Classic Miniature Costumes

By Geeta Khandelwal

Inspired from ceremonial and everyday attires of the Maharajas of India from 1850-1950s

OCT 2, 2019 - DEC 25, 2019

Indian costume is a wide and varied field, one that incorporates richly brocaded silks to sumptuous velvets and finely woven cotton. Each article of clothing demonstrates the range of materials and weaving techniques prevalent in the country, including embellishments in the form of intricate embroidery, beads or semi-precious stones.

No one enjoyed dressing up more than the maharajas as they held court dressed in all their finery, displaying their status and prosperity. Unfortunately not much has survived in the shape of actual costumes, as the climate in India makes it difficult to preserve textiles. But historical visuals, in the form of paintings and sculpture, have allowed us to see and study the rich variety of costumes that existed. At the same time, some textile traditions have persisted in the country showing the continuation of methods and techniques in their production.

In this exhibition, textile artist Geeta Khandelwal has meticulously recreated miniature garments of ceremonial and everyday attire of the maharajas of India, drawing on fabric and styles over a span of a hundred years, from 1850 to 1950. Geeta has based her recreations on references drawn from the Calico Museum’s publication ‘Indian Costumes in the Collection of the Calico Museum of Textiles’ by B. N. Goswamy and Kalyan Krishna (1993). The book includes detailed patterns by Tarla P. Dundh, which give measurements and show individual sections of the garments. Types of fabrics used, colours, details of embroidery, buttons and ties are also illustrated in the publication.

Following patterns available in the book, Geeta has recreated male attire consisting of long robes known as jamas, angarkhas, choghas or sherwanis. Each miniature garment has been hand-stitched, in collaboration with master tailors and embroiderers. She has used largely vintage fabrics from her personal collection, which reflect the great diversity of Indian materials in use since the early 19th century. These range from fine silks and brocades of Varanasi, hand-block prints of Gujarat and Rajasthan, fine muslin of Bengal, pashmina jamavar of Kashmir, and chikankari embroideries of Lucknow amongst others.

Dr. Monisha Ahmed

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Geeta Khandelwal is a textile artist from Mumbai who has been working in the field for over fifty years. She is a passionate quilt maker and has served on the board of the International Quilt Study Center from 2003 to 2008. She has also participated in many quilt exhibitions around the world, including the Houston Quilt Festival (1985) and the Patchwork Quilt Festival of Alsace, France (2014). Geeta is the author of ‘Godharis of Maharashashtra, Western India’ (2014).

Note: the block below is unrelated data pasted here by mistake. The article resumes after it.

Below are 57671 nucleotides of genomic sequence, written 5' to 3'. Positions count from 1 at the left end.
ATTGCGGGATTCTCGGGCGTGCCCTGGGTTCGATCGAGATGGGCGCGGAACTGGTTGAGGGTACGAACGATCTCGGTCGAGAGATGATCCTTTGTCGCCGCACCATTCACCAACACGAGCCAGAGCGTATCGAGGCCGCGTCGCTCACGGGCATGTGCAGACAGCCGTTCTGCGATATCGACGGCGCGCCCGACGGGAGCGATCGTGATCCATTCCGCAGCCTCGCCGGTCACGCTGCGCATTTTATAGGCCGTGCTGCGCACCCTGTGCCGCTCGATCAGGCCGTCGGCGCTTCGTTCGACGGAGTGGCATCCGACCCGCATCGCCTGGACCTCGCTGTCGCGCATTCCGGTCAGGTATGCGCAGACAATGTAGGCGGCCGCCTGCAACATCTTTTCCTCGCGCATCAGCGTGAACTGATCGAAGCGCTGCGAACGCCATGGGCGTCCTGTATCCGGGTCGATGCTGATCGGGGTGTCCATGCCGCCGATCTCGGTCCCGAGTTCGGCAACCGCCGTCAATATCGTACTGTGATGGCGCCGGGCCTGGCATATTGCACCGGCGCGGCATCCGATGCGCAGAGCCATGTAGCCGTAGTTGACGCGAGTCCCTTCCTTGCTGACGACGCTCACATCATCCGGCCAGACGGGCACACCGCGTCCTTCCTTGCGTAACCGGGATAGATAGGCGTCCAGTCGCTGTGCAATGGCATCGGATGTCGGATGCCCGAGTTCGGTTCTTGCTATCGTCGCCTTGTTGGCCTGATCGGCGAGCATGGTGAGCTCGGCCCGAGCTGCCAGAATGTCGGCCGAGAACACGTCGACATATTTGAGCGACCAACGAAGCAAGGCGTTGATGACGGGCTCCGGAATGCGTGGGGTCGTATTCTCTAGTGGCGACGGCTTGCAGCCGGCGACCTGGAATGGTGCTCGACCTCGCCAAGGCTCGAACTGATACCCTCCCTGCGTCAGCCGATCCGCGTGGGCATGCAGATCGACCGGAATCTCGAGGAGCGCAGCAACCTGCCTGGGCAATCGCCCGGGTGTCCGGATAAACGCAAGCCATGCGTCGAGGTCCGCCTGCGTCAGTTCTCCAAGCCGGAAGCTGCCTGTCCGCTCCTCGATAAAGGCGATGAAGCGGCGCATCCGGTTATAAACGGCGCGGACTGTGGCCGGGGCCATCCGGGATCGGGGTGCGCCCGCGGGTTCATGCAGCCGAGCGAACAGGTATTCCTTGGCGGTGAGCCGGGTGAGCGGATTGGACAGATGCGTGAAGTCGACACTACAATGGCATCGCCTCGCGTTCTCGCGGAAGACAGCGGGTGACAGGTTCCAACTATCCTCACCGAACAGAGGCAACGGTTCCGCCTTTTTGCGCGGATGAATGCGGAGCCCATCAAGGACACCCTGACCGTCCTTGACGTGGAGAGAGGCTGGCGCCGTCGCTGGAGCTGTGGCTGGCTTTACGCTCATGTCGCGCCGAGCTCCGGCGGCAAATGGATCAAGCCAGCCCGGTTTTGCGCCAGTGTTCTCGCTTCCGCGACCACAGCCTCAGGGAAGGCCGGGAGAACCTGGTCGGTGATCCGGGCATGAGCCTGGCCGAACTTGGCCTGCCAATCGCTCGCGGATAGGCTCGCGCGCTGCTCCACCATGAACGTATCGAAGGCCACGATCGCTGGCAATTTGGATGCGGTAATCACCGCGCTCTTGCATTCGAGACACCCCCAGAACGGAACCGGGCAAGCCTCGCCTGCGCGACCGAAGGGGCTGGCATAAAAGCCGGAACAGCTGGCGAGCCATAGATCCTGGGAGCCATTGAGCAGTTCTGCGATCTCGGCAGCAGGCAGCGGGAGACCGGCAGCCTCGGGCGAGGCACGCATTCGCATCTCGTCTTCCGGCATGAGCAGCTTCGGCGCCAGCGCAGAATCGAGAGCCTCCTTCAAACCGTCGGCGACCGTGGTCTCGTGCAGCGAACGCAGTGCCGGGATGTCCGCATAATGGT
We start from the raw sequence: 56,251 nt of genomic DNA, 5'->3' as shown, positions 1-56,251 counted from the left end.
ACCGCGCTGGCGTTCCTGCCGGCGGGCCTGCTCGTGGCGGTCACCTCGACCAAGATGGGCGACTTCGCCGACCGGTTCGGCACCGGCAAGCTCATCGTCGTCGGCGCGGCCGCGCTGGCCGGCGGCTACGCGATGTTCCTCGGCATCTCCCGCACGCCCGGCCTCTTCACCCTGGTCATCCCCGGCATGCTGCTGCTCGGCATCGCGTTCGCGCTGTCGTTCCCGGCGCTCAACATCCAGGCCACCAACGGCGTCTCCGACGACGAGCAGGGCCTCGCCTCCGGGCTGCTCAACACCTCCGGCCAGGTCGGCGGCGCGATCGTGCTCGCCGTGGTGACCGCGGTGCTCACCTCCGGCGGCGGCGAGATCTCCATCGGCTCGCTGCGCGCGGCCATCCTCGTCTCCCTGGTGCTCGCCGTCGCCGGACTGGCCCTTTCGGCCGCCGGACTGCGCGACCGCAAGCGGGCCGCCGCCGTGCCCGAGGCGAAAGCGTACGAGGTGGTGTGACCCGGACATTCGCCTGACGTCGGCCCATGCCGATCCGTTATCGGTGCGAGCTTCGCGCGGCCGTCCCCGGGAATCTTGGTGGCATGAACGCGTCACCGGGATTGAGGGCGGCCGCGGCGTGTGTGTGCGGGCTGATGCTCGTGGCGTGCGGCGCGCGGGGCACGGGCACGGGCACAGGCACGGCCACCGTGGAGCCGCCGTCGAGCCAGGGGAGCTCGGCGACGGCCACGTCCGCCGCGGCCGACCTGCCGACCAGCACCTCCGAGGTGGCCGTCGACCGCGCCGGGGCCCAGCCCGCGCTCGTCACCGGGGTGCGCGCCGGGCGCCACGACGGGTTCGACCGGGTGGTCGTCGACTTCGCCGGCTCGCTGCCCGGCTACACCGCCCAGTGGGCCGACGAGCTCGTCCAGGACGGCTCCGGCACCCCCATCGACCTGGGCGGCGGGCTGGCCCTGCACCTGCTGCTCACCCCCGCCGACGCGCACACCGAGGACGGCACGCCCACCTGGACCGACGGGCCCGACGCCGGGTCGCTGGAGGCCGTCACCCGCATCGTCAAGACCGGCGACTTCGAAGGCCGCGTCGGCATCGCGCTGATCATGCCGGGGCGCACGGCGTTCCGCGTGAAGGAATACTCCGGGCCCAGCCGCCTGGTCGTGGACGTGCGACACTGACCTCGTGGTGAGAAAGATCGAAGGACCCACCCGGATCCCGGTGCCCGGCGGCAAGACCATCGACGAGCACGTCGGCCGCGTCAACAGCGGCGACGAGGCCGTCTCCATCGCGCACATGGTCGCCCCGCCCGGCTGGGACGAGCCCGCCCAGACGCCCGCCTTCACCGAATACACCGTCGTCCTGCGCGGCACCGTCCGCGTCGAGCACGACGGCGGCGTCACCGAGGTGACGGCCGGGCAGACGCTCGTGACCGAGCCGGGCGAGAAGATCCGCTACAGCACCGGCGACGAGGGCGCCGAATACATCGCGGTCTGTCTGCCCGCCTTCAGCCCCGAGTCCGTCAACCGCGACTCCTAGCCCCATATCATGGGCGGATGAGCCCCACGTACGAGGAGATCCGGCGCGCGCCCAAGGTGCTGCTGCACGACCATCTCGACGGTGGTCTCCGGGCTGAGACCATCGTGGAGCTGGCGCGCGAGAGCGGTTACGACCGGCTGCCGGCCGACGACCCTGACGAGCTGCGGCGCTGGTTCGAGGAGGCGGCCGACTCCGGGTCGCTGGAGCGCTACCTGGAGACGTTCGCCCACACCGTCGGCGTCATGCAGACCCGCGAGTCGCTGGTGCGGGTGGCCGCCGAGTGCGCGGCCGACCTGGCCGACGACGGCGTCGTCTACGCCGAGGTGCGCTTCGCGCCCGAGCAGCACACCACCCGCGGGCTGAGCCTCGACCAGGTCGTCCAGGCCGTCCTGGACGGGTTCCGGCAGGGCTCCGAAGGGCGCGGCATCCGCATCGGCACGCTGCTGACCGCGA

Free Workshop | Create your own Miniature Costume!

OCT 20, 2019,       11:30 am - 1:30 pm

Inspired by the exhibition 'Classic Miniature Costumes'

Join us for a fun, DIY workshop on how to create miniature Angarkhas, Jamas, Choghas, and Sherwani. The workshop will start with a walkthrough of the exhibition. This will be followed by a simple activity where you can make your own miniature garment using basic stitches and pattern cutouts.

Public Lecture | 'Courtly Indian Menswear' by Dr. Toolika Gupta

OCT 22, 2019,       6:00 pm - 7:30 pm

After the revolt of 1857, the British Crown took over the direct rule of India from the East India Company, and there was a shift in not only the governance in India but also in the social and cultural milieu. Changes were also noticeable in the clothing preferences of the Rajas, Maharajas and upper class Indians. India was a melting pot of cultures and ideas, with the coexistence of the British, Turks, Arabs, Chinese, French and Portuguese, among the Indian community.

The lecture will discuss how politics and technology influenced the courtly attire in India from 1857 – 1947, from jamas as seen in the miniature paintings of the 17th Century, to sherwanis as seen in the photographs during the 1940s.

Dr. Toolika Gupta, Director, Indian Institute of Crafts and Design, is a fashion historian, researcher and educator in the field of crafts and design. She has a Ph.D. in History of Arts (Dress and Textiles) from the University of Glasgow, U.K. She is one of the thirteen founding members and the secretary of the society – TCRC (Textiles and Clothing Research Centre) in India.

Free Activity | Attires - Now and Then!

NOV 23, 2019,       3:00 pm - 5:00 pm

Inspired by the exhibition 'Classic Miniature Costumes'

Join us for a tour to learn about the ceremonial and everyday attires of the Maharajas of India from 1850 to 1950s. Compare these to how people in Mumbai dressed in the 19th - 20th century by observing the Museum’s collection of clay models and dioramas that document people, lifestyles, and culture in Mumbai from the late 19th to the early 20th century.

Participants will be encouraged to consider the differences in the attires of the past and the present and be inspired to create their own illustrations to reflect what they see around them in today.

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